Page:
Lateral Thigh Flap

YUN XX, D.D.S., M.S.D.
Dept. of Oral & Maxillofacial Surgery, College of Dentistry, XXXXX National University

1983 Baek S.M.
Two new cutaneous free flaps : the medial and lateral thigh flap

1984 Richard E. Hayden
Reconstruction of pharyngoesphageal defects

1995 Miller M.J.
Anatomical study of the lateral thigh free flap

1998 Turelson J.M.
Lateral thigh flap reconstruction in head and neck

Encompassing skin and subcutaneous tissue of posterolateral thigh Ellipse, with the long axis resting over intermuscular septum between vastus lateralis and the long head of biceps femoris Skin island size : 27.0 ×14.0 cm 27. 14.

Blood supply
Cutaneous branches of the perforators from the profunda femoris a. Principal supply : Third perforator
very small minority of patients - fourth perforator

Secondary supply : Second or fourth perforator
Cf. Cf.) Anterolateral thigh free flap (Koshima et al)
Lateral circumflex femoral system

Profunda femoris a.
Femoral a.
3.5 cm below inguinal ligament

Profunda femoris a.
Deep to the adductor longus

Third perforator

Piercing the fascia through linea aspera Branches to vastus lateralis and biceps femoris Pass the short head of the biceps femoris Intermuscular septum

Cormack et al
(Plast. Reconstr. Surg. 75:342, 1985)

Primary blood supply of the lateral thigh skin came from the perforators of the profunda femoris a. Not dependent on perforators from underlying muscle or fascia Can be harvested with the flap to repair complex defects skull base

Michael J. Miller et al
(Plast. Reconstr. Surg. 96:334, 1995)

Anatomic cadaver dissection
Vessel came to skin level
14. 14.5cm ±3.5cm above the lateral femoral epicondyle

Pedicle length from superficial fascia level to the origin of the 3rd perforator
6.1cm ±0.9cm

57 of 61 cases pass through the short head of the biceps femoris

An understanding of these four branches is critical to the safe harvest of the lateral thigh flap

Each perforator gives off three types branches
Muscular branches to the hamstrings Branches that run in a cephalocaudal direction to anastomose with branches of the other perforators Fasciocutaneous branches

The first perforator
Primary blood supply to the adductors
Brevis, longus, and magnus

Terminal branch
main vascular pedicle of the gracilis muscle

Cutaneous branch
upper medial thigh

Branches to gluteus maximus and greater trochanter

The second perforator
Muscular branches
Semimembranosus Long and short heads of biceps femoris Vastus lateralis

The nutrient artery of the femur

The third perforator
Dominant nutrient supply to the lateral thigh flap Muscular branches to the biceps femoris and vastus lateralis
The short head of the biceps femoris : A flexor of the knee Pulsations within the filmy short head of the biceps femoris

The fourth perforator
Terminal portion of the profunda femoris Occasionally provide the dominant vascular supply to the lateral thigh skin Sacrificed in the process of harvesting a lateral thigh flap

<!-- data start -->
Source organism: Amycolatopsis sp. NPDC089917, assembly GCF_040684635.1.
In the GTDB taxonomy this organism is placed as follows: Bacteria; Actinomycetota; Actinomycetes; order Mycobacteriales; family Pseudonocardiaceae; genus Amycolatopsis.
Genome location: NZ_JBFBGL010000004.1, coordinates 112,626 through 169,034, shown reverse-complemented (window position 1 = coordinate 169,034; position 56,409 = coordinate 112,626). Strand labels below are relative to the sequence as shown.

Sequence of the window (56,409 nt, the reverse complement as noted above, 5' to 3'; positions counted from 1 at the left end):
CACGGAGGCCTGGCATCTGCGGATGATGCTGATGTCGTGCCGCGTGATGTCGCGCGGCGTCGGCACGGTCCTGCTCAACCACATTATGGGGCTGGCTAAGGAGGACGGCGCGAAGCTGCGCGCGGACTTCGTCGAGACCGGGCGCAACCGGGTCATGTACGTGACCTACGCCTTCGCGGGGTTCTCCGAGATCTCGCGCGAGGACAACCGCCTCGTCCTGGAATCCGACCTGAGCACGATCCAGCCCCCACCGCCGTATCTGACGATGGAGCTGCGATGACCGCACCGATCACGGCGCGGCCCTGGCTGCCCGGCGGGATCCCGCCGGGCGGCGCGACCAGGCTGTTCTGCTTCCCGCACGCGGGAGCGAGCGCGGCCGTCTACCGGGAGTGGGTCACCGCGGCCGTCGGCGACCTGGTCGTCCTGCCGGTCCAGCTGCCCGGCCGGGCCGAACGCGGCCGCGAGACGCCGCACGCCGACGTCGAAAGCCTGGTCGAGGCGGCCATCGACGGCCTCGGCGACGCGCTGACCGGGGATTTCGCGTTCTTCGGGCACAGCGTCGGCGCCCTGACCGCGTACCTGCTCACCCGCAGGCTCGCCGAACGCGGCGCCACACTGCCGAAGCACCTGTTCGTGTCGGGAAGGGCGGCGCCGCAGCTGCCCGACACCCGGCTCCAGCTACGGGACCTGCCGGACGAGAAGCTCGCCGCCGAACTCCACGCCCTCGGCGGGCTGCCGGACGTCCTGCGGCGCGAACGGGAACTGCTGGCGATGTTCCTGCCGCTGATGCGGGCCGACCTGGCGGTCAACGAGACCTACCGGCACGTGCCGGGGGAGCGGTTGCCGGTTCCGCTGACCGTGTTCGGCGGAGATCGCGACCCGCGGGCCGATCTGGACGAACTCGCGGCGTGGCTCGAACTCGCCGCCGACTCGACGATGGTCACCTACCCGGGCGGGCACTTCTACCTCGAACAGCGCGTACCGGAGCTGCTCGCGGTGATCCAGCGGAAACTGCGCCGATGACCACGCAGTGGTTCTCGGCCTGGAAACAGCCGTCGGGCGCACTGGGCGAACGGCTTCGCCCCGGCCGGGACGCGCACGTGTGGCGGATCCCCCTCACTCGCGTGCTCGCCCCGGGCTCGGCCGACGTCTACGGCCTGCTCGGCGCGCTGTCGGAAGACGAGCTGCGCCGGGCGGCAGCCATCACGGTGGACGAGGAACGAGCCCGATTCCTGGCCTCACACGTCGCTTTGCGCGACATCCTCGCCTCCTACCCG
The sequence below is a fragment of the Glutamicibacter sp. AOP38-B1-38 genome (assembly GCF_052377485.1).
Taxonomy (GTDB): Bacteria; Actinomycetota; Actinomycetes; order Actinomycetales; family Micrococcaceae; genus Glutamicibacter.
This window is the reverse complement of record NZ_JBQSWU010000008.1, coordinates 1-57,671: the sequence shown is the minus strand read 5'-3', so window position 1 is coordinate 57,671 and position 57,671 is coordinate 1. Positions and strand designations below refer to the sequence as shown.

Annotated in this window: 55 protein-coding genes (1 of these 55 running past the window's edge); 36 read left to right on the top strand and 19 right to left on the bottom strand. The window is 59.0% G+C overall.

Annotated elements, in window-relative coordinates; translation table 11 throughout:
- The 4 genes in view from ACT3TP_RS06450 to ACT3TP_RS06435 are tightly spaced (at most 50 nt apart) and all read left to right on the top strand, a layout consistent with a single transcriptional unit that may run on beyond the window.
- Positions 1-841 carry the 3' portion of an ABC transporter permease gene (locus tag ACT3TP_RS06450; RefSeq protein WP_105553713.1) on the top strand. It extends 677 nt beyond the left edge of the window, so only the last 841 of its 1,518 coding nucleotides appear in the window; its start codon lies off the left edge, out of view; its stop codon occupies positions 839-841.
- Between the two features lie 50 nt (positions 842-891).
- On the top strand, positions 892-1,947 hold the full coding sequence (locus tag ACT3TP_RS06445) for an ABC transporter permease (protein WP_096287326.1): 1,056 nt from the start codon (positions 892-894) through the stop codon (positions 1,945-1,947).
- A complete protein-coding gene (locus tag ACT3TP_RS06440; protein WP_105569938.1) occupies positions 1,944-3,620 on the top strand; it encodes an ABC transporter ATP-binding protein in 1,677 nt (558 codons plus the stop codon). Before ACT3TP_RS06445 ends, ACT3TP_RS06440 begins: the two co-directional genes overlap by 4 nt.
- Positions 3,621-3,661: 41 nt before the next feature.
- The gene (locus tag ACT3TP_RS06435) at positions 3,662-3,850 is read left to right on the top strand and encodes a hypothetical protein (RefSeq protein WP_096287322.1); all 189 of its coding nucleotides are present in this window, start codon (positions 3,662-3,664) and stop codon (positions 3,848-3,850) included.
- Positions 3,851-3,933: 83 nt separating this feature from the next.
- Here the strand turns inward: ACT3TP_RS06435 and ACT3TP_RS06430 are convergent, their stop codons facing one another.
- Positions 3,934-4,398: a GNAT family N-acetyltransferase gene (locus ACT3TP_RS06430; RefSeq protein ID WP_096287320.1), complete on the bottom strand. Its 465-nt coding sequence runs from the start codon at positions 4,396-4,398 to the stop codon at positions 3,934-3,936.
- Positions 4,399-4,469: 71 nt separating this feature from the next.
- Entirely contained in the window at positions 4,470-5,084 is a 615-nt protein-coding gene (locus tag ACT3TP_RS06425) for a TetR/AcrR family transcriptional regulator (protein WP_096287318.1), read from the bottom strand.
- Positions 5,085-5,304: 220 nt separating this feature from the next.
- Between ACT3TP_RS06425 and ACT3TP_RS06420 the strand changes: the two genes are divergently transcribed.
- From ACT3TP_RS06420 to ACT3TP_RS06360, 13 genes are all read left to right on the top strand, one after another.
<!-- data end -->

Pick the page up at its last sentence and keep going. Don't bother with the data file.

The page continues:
Arterial diameter
Profunda femoris a. : 3 to 5 mm Origin of the 3rd perforator : 2 to 3 mm Terminal cutaneous branch : 1 to 2 mm

Venous drainage
Venae comitantes
Always two venae comitantes Traveling with the arterial perforator Join to become one large vein that ultimately accompanies the profunda femoris artery The diameter of the parent vein : 4 to 5 mm

Sensory supply
Lateral femoral cutaneous nerve
Originate from the first three lumbar nerve
Sometimes from the femoral nerve

Passing under the inguinal ligament and anterior, posterior or through sartorius m. Divide into anterior and lateral branch
Subdivide into the subdermal fat

Anatomic Variations
Major arterial supply - fourth perforator
The center of the skin paddle - more distally

The major problem
Major arterial supply - second perforator
Ensure the vascular supply to the muscles and the femur

Anatomic Variations
15% 15% incidence of vascular variations Recommend to include a large fourth perforator to augment the cutaneous blood supply

One cadaver : the dominant vascular supply - from a branch of the superficial femoral artery The rudimentary profunda femoris

Clinical applications
Total pharyngectomy defects
Thin, pliable flap quality
Tube formation an epithelialized conduit

Skin island for monitoring flap viability

Very long pharyngeal defects
From nasopharynx to thoracic inlet

Clinical applications
NearNear-total glossectomy defects
Bulkier thigh flaps
with more subcutaneous fat can provide sufficient tissue

Advantages of the subdermal fat
less atrophy associated with denervated muscle

Clinical applications
Sensory reinnervation for oral cavity reconstructions Severe cervical burn contractures - suboptimal color match Large scalp defects with underlying fascia flap Facial augmentation with vascularized fat flap